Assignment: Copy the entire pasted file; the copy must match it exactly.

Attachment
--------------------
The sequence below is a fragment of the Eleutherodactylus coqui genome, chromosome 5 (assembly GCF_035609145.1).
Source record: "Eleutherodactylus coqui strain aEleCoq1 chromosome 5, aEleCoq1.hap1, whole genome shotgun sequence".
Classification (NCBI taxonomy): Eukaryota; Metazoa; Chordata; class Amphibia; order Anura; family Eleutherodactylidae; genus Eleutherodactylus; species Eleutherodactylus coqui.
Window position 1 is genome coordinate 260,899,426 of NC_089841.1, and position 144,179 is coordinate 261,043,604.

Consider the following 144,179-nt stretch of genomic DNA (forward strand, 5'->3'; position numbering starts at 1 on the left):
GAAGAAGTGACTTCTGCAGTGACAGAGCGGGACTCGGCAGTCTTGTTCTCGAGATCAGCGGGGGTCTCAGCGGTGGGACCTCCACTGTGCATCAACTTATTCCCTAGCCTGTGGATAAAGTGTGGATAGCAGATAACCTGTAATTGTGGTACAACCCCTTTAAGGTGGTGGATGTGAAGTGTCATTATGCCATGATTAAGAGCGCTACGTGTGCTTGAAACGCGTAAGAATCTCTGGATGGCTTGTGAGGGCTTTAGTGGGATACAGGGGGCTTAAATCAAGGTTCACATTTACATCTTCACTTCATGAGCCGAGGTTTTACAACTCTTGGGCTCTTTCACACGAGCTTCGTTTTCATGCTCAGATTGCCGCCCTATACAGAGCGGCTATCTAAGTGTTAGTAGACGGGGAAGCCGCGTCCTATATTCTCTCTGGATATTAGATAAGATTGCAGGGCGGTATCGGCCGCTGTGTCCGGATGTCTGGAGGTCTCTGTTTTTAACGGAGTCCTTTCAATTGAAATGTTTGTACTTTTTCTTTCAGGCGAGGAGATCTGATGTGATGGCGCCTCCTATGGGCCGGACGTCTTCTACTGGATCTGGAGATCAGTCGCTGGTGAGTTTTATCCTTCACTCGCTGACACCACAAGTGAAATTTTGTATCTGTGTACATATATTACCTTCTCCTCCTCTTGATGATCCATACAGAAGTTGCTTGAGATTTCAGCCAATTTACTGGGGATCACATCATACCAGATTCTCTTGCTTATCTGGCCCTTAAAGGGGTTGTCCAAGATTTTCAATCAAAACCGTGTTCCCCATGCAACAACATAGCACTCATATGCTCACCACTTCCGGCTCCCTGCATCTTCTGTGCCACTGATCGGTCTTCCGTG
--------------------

The sequence below is a fragment of the Eleutherodactylus coqui genome, chromosome 5 (assembly GCF_035609145.1).
Source record: "Eleutherodactylus coqui strain aEleCoq1 chromosome 5, aEleCoq1.hap1, whole genome shotgun sequence".
Classification (NCBI taxonomy): Eukaryota; Metazoa; Chordata; class Amphibia; order Anura; family Eleutherodactylidae; genus Eleutherodactylus; species Eleutherodactylus coqui.
Window position 1 is genome coordinate 260,899,426 of NC_089841.1, and position 144,179 is coordinate 261,043,604.

Consider the following 144,179-nt stretch of genomic DNA (forward strand, 5'->3'; position numbering starts at 1 on the left):
GAAGAAGTGACTTCTGCAGTGACAGAGCGGGACTCGGCAGTCTTGTTCTCGAGATCAGCGGGGGTCTCAGCGGTGGGACCTCCACTGTGCATCAACTTATTCCCTAGCCTGTGGATAAAGTGTGGATAGCAGATAACCTGTAATTGTGGTACAACCCCTTTAAGGTGGTGGATGTGAAGTGTCATTATGCCATGATTAAGAGCGCTACGTGTGCTTGAAACGCGTAAGAATCTCTGGATGGCTTGTGAGGGCTTTAGTGGGATACAGGGGGCTTAAATCAAGGTTCACATTTACATCTTCACTTCATGAGCCGAGGTTTTACAACTCTTGGGCTCTTTCACACGAGCTTCGTTTTCATGCTCAGATTGCCGCCCTATACAGAGCGGCTATCTAAGTGTTAGTAGACGGGGAAGCCGCGTCCTATATTCTCTCTGGATATTAGATAAGATTGCAGGGCGGTATCGGCCGCTGTGTCCGGATGTCTGGAGGTCTCTGTTTTTAACGGAGTCCTTTCAATTGAAATGTTTGTACTTTTTCTTTCAGGCGAGGAGATCTGATGTGATGGCGCCTCCTATGGGCCGGACGTCTTCTACTGGATCTGGAGATCAGTCGCTGGTGAGTTTTATCCTTCACTCGCTGACACCACAAGTGAAATTTTGTATCTGTGTACATATATTACCTTCTCCTCCTCTTGATGATCCATACAGAAGTTGCTTGAGATTTCAGCCAATTTACTGGGGATCACATCATACCAGATTCTCTTGCTTATCTGGCCCTTAAAGGGGTTGTCCAAGATTTTCAATCAAAACCGTGTTCCCCATGCAACAACATAGCACTCATATGCTCACCACTTCCGGCTCCCTGCATCTTCTGTGCCACTGATCGGTCTTCCGTG